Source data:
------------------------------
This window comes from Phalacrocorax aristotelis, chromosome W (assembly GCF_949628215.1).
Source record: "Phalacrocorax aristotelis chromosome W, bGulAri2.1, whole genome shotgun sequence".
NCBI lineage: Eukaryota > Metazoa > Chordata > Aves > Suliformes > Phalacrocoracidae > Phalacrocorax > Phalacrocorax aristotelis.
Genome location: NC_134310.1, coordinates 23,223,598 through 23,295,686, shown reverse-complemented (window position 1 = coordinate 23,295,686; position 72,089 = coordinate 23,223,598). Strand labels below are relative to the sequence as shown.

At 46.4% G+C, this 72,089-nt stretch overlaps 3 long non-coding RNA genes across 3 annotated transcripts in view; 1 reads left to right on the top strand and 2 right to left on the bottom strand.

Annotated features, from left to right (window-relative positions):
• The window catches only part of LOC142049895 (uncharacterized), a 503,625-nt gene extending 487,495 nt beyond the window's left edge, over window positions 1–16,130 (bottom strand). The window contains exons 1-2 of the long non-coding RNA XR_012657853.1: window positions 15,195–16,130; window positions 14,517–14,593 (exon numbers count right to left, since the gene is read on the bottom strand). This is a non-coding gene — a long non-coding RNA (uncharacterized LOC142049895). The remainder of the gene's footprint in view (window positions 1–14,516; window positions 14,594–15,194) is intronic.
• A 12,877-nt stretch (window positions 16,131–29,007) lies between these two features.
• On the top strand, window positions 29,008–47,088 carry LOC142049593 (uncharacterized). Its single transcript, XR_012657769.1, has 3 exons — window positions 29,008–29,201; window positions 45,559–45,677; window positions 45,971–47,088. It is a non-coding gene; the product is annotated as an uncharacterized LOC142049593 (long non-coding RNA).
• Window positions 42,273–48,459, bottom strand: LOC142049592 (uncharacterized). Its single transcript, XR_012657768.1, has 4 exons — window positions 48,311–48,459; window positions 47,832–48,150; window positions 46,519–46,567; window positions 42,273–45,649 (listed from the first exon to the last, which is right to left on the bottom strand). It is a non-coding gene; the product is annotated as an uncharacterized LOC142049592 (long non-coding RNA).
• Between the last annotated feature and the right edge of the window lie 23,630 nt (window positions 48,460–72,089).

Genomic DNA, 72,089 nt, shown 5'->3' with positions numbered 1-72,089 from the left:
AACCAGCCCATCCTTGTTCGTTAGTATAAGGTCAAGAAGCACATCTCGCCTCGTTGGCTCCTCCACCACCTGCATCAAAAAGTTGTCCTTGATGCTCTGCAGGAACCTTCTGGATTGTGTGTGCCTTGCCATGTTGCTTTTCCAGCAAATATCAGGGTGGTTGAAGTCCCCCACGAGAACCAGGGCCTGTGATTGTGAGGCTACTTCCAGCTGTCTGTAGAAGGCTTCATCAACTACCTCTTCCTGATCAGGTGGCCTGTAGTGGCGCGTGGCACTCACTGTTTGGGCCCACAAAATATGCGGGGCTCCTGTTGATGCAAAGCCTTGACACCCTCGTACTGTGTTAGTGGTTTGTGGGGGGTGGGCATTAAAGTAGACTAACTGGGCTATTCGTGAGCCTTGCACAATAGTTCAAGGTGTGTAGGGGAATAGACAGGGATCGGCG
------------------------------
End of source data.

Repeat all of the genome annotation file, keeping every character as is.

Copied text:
This window comes from Phalacrocorax aristotelis, chromosome W (assembly GCF_949628215.1).
Source record: "Phalacrocorax aristotelis chromosome W, bGulAri2.1, whole genome shotgun sequence".
NCBI lineage: Eukaryota > Metazoa > Chordata > Aves > Suliformes > Phalacrocoracidae > Phalacrocorax > Phalacrocorax aristotelis.
Genome location: NC_134310.1, coordinates 23,223,598 through 23,295,686, shown reverse-complemented (window position 1 = coordinate 23,295,686; position 72,089 = coordinate 23,223,598). Strand labels below are relative to the sequence as shown.

At 46.4% G+C, this 72,089-nt stretch overlaps 3 long non-coding RNA genes across 3 annotated transcripts in view; 1 reads left to right on the top strand and 2 right to left on the bottom strand.

Annotated features, from left to right (window-relative positions):
• The window catches only part of LOC142049895 (uncharacterized), a 503,625-nt gene extending 487,495 nt beyond the window's left edge, over window positions 1–16,130 (bottom strand). The window contains exons 1-2 of the long non-coding RNA XR_012657853.1: window positions 15,195–16,130; window positions 14,517–14,593 (exon numbers count right to left, since the gene is read on the bottom strand). This is a non-coding gene — a long non-coding RNA (uncharacterized LOC142049895). The remainder of the gene's footprint in view (window positions 1–14,516; window positions 14,594–15,194) is intronic.
• A 12,877-nt stretch (window positions 16,131–29,007) lies between these two features.
• On the top strand, window positions 29,008–47,088 carry LOC142049593 (uncharacterized). Its single transcript, XR_012657769.1, has 3 exons — window positions 29,008–29,201; window positions 45,559–45,677; window positions 45,971–47,088. It is a non-coding gene; the product is annotated as an uncharacterized LOC142049593 (long non-coding RNA).
• Window positions 42,273–48,459, bottom strand: LOC142049592 (uncharacterized). Its single transcript, XR_012657768.1, has 4 exons — window positions 48,311–48,459; window positions 47,832–48,150; window positions 46,519–46,567; window positions 42,273–45,649 (listed from the first exon to the last, which is right to left on the bottom strand). It is a non-coding gene; the product is annotated as an uncharacterized LOC142049592 (long non-coding RNA).
• Between the last annotated feature and the right edge of the window lie 23,630 nt (window positions 48,460–72,089).

Genomic DNA, 72,089 nt, shown 5'->3' with positions numbered 1-72,089 from the left:
AACCAGCCCATCCTTGTTCGTTAGTATAAGGTCAAGAAGCACATCTCGCCTCGTTGGCTCCTCCACCACCTGCATCAAAAAGTTGTCCTTGATGCTCTGCAGGAACCTTCTGGATTGTGTGTGCCTTGCCATGTTGCTTTTCCAGCAAATATCAGGGTGGTTGAAGTCCCCCACGAGAACCAGGGCCTGTGATTGTGAGGCTACTTCCAGCTGTCTGTAGAAGGCTTCATCAACTACCTCTTCCTGATCAGGTGGCCTGTAGTGGCGCGTGGCACTCACTGTTTGGGCCCACAAAATATGCGGGGCTCCTGTTGATGCAAAGCCTTGACACCCTCGTACTGTGTTAGTGGTTTGTGGGGGGTGGGCATTAAAGTAGACTAACTGGGCTATTCGTGAGCCTTGCACAATAGTTCAAGGTGTGTAGGGGAATAGACAGGGATCGGCG